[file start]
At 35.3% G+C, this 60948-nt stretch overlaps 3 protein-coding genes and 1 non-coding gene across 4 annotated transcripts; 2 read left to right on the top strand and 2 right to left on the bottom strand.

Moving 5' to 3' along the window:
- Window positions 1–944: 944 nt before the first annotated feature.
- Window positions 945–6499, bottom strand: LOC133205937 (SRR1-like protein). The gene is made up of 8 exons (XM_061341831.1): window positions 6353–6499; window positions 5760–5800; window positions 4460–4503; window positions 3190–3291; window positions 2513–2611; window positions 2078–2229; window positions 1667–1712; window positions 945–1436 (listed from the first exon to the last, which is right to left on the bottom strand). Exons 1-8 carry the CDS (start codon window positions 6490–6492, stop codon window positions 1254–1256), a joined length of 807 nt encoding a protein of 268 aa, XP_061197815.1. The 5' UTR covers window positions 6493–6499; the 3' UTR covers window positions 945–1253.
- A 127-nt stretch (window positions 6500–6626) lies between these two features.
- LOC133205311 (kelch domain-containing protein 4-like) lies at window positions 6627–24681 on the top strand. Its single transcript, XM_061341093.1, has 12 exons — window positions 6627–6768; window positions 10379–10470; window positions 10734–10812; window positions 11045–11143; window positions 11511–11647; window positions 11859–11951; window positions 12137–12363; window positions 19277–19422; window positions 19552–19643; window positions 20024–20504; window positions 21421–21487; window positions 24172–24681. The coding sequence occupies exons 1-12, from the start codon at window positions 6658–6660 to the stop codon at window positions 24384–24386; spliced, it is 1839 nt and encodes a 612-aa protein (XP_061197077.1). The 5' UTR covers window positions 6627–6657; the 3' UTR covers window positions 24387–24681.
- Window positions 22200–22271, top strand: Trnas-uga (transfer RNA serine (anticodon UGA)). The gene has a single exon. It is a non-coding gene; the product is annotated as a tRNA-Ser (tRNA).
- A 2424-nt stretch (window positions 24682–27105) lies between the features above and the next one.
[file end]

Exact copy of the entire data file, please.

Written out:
At 35.3% G+C, this 60948-nt stretch overlaps 3 protein-coding genes and 1 non-coding gene across 4 annotated transcripts; 2 read left to right on the top strand and 2 right to left on the bottom strand.

Moving 5' to 3' along the window:
- Window positions 1–944: 944 nt before the first annotated feature.
- Window positions 945–6499, bottom strand: LOC133205937 (SRR1-like protein). The gene is made up of 8 exons (XM_061341831.1): window positions 6353–6499; window positions 5760–5800; window positions 4460–4503; window positions 3190–3291; window positions 2513–2611; window positions 2078–2229; window positions 1667–1712; window positions 945–1436 (listed from the first exon to the last, which is right to left on the bottom strand). Exons 1-8 carry the CDS (start codon window positions 6490–6492, stop codon window positions 1254–1256), a joined length of 807 nt encoding a protein of 268 aa, XP_061197815.1. The 5' UTR covers window positions 6493–6499; the 3' UTR covers window positions 945–1253.
- A 127-nt stretch (window positions 6500–6626) lies between these two features.
- LOC133205311 (kelch domain-containing protein 4-like) lies at window positions 6627–24681 on the top strand. Its single transcript, XM_061341093.1, has 12 exons — window positions 6627–6768; window positions 10379–10470; window positions 10734–10812; window positions 11045–11143; window positions 11511–11647; window positions 11859–11951; window positions 12137–12363; window positions 19277–19422; window positions 19552–19643; window positions 20024–20504; window positions 21421–21487; window positions 24172–24681. The coding sequence occupies exons 1-12, from the start codon at window positions 6658–6660 to the stop codon at window positions 24384–24386; spliced, it is 1839 nt and encodes a 612-aa protein (XP_061197077.1). The 5' UTR covers window positions 6627–6657; the 3' UTR covers window positions 24387–24681.
- Window positions 22200–22271, top strand: Trnas-uga (transfer RNA serine (anticodon UGA)). The gene has a single exon. It is a non-coding gene; the product is annotated as a tRNA-Ser (tRNA).
- A 2424-nt stretch (window positions 24682–27105) lies between the features above and the next one.